Enterprising school and college sport – one day event

The one-day event which will help share great ideas and best practice on how excellent leadership of educational sports facilities can contribute to sustainable sport in schools, colleges and the wider community

To be held late January 2013

 Ideas for topics, case-stories, speakers and venue are being sought

 Some thoughts and observations designed to stimulate the debate

There are a large number of sports facilities on education sites. Some of these are open and well used whilst some remain closed to community access. Education-based sports facilities can contribute to the development of a sustainable environment to help grow club and community sports participation and support the delivery of great sporting experiences.

But it has to be said that there are still challenges; however the opportunities for schools and colleges to play a key role at the heart of community sport are significant. And perhaps they could generate additional income in the process.

But community sport needs to make a stronger case for involvement when educational sports facilities are being designed and built and their operation is being planned.  Too often community sport only becomes involved as an afterthought – sometimes just to generate additional income for the school/college.

At the same time SMN knows of schools and community colleges where both education and community sport benefit from a more joined-up approach. Impington Village College in Cambridgeshire and Aldercar Community Language College in Derbyshire are just two examples of how enterprise can help transform education sports facilities – and in relatively small communities.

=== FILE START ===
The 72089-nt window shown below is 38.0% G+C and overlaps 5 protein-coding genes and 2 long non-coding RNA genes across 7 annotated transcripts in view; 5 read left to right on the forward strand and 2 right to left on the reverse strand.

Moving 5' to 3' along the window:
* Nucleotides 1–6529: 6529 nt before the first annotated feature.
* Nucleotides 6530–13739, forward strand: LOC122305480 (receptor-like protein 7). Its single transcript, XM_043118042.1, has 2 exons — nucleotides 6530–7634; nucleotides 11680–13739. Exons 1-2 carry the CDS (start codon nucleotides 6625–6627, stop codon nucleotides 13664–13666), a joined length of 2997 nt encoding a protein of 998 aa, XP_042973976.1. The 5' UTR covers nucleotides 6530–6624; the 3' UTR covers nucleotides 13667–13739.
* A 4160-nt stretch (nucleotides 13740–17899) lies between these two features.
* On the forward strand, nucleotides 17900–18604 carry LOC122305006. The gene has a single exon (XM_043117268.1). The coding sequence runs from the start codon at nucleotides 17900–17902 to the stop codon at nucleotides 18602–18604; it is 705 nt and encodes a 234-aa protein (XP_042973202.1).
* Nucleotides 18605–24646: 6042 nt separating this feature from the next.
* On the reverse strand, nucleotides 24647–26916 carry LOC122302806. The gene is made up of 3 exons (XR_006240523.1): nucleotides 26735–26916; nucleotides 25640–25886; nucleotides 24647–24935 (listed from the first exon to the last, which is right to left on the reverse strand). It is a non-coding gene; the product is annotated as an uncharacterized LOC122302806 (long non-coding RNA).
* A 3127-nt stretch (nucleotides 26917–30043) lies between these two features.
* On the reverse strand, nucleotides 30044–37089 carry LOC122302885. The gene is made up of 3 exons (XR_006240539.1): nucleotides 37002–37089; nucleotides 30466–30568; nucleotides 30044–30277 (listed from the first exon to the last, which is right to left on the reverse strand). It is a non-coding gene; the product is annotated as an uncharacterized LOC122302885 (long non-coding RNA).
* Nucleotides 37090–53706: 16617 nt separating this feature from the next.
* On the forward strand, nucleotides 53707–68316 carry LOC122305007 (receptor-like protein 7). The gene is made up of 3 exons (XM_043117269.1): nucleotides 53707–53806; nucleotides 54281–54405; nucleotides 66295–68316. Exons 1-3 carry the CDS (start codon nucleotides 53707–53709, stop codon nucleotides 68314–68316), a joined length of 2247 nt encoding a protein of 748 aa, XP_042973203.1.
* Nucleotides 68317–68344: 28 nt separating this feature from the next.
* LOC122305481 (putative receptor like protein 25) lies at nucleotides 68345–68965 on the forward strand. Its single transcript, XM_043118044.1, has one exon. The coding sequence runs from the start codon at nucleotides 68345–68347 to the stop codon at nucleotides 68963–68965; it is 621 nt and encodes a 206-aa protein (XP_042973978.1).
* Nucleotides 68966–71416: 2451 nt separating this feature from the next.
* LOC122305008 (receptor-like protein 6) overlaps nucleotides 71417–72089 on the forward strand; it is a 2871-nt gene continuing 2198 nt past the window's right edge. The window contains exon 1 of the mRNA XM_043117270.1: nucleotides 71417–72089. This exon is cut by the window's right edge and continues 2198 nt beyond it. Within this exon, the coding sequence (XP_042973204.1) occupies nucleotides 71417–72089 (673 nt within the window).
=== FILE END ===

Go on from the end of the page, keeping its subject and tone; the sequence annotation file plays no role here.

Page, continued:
There is considerable scope for improving Education’s understanding of community sport and the positive implications for extended use of their facilities. At the same time Community Sport needs to accept that educational sites are first exactly that and they therefore have to show flexibility and cooperation and share their part of the facility costs.

 Also, we should be aware that often traditional educational sites can be less than welcoming places outside school hours which makes it difficult to create great sporting and consumer experiences for Community Sport.  So educational sites which adapt a ‘profit-maximising’ approach should then also improve the service and experience they provide to justify the increased rates.

There is a challenge for schools in leadership and development, particularly where with Academy status the assets are no longer within the local authority’s sphere of influence and teachers are increasingly being asked to become business development experts.

This move also presents an opportunity to review existing ways of operating the educational sports facilities and move to a more effective/sustainable model.

A Club’s ability and willingness to pay for use of the sports facilities compared with social and commercial enterprises should also be considered.  We come across many clubs who display a view that they should be provided with heavily discounted facilities, as and when they want them. Compare this attitude with the one shown by the more entrepreneurial providers from outside the club framework who tends to be realistic, accepting that there is a cost and that they have to cooperate with others. Often they benefit greatly from this more flexible approach.